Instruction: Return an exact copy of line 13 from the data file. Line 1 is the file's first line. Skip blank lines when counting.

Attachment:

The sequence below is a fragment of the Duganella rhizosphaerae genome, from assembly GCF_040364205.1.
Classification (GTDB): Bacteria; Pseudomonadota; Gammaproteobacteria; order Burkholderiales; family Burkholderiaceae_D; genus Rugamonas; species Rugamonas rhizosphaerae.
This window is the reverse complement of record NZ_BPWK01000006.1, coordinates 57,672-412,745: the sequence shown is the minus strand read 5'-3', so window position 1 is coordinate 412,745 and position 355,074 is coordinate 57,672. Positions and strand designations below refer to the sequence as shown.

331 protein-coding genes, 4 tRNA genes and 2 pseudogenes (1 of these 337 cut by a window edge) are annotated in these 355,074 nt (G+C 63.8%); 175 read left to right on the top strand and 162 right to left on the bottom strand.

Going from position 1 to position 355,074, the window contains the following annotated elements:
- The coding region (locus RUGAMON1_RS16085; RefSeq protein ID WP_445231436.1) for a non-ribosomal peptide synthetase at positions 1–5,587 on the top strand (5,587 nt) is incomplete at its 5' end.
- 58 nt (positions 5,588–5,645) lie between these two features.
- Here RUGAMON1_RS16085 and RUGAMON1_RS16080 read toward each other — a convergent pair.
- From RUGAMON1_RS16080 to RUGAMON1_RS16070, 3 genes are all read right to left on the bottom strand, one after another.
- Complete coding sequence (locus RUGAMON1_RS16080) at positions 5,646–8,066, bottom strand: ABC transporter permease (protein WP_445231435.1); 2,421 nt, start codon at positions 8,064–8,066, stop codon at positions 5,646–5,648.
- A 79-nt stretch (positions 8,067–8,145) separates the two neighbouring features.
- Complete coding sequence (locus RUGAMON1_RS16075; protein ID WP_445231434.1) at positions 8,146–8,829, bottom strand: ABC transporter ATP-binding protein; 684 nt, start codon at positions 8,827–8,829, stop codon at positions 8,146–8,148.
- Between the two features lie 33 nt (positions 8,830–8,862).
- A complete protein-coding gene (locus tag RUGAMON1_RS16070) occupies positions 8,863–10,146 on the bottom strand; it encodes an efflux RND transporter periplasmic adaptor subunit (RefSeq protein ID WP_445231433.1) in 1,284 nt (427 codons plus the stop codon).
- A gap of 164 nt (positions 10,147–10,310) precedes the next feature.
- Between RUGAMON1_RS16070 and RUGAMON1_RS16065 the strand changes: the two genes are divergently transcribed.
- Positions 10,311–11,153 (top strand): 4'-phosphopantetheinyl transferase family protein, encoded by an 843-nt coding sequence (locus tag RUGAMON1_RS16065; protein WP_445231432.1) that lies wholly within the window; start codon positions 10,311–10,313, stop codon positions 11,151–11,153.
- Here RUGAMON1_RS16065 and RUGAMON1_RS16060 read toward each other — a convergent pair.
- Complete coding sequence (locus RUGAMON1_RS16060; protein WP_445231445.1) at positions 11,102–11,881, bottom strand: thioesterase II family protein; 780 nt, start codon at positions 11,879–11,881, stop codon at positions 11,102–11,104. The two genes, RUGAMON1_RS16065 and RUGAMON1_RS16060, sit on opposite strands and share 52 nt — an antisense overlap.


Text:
- Between the two features lie 33 nt (positions 8,830–8,862).